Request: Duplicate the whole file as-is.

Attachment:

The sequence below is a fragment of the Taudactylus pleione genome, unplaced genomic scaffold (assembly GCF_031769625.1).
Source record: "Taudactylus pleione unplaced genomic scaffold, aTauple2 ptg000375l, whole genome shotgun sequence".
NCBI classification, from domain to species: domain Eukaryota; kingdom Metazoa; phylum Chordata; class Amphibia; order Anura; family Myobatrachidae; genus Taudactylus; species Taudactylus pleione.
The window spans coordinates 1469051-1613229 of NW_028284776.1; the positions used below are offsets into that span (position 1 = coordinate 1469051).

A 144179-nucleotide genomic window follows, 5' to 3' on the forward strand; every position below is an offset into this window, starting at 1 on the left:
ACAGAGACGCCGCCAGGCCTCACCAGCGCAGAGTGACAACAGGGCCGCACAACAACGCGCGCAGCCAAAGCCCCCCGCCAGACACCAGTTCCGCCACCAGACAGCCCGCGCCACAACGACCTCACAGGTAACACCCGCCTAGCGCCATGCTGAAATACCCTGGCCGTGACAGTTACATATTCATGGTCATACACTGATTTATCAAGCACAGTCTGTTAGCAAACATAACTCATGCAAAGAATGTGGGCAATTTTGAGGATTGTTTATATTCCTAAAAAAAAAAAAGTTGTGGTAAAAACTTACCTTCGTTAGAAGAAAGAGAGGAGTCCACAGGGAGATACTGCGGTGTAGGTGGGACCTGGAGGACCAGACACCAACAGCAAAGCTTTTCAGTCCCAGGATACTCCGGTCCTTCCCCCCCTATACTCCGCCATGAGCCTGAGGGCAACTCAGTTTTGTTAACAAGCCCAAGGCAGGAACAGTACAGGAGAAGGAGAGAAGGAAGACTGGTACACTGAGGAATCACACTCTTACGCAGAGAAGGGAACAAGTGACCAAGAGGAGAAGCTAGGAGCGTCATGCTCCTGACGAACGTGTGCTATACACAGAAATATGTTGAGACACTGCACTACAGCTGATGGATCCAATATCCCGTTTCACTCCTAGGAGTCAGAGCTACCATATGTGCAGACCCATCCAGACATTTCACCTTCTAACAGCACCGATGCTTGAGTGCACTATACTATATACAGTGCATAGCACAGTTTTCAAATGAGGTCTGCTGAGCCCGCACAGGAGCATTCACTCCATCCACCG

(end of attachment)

The sequence below is a fragment of the Taudactylus pleione genome, unplaced genomic scaffold (assembly GCF_031769625.1).
Source record: "Taudactylus pleione unplaced genomic scaffold, aTauple2 ptg000375l, whole genome shotgun sequence".
NCBI classification, from domain to species: domain Eukaryota; kingdom Metazoa; phylum Chordata; class Amphibia; order Anura; family Myobatrachidae; genus Taudactylus; species Taudactylus pleione.
The window spans coordinates 1469051-1613229 of NW_028284776.1; the positions used below are offsets into that span (position 1 = coordinate 1469051).

A 144179-nucleotide genomic window follows, 5' to 3' on the forward strand; every position below is an offset into this window, starting at 1 on the left:
ACAGAGACGCCGCCAGGCCTCACCAGCGCAGAGTGACAACAGGGCCGCACAACAACGCGCGCAGCCAAAGCCCCCCGCCAGACACCAGTTCCGCCACCAGACAGCCCGCGCCACAACGACCTCACAGGTAACACCCGCCTAGCGCCATGCTGAAATACCCTGGCCGTGACAGTTACATATTCATGGTCATACACTGATTTATCAAGCACAGTCTGTTAGCAAACATAACTCATGCAAAGAATGTGGGCAATTTTGAGGATTGTTTATATTCCTAAAAAAAAAAAAGTTGTGGTAAAAACTTACCTTCGTTAGAAGAAAGAGAGGAGTCCACAGGGAGATACTGCGGTGTAGGTGGGACCTGGAGGACCAGACACCAACAGCAAAGCTTTTCAGTCCCAGGATACTCCGGTCCTTCCCCCCCTATACTCCGCCATGAGCCTGAGGGCAACTCAGTTTTGTTAACAAGCCCAAGGCAGGAACAGTACAGGAGAAGGAGAGAAGGAAGACTGGTACACTGAGGAATCACACTCTTACGCAGAGAAGGGAACAAGTGACCAAGAGGAGAAGCTAGGAGCGTCATGCTCCTGACGAACGTGTGCTATACACAGAAATATGTTGAGACACTGCACTACAGCTGATGGATCCAATATCCCGTTTCACTCCTAGGAGTCAGAGCTACCATATGTGCAGACCCATCCAGACATTTCACCTTCTAACAGCACCGATGCTTGAGTGCACTATACTATATACAGTGCATAGCACAGTTTTCAAATGAGGTCTGCTGAGCCCGCACAGGAGCATTCACTCCATCCACCG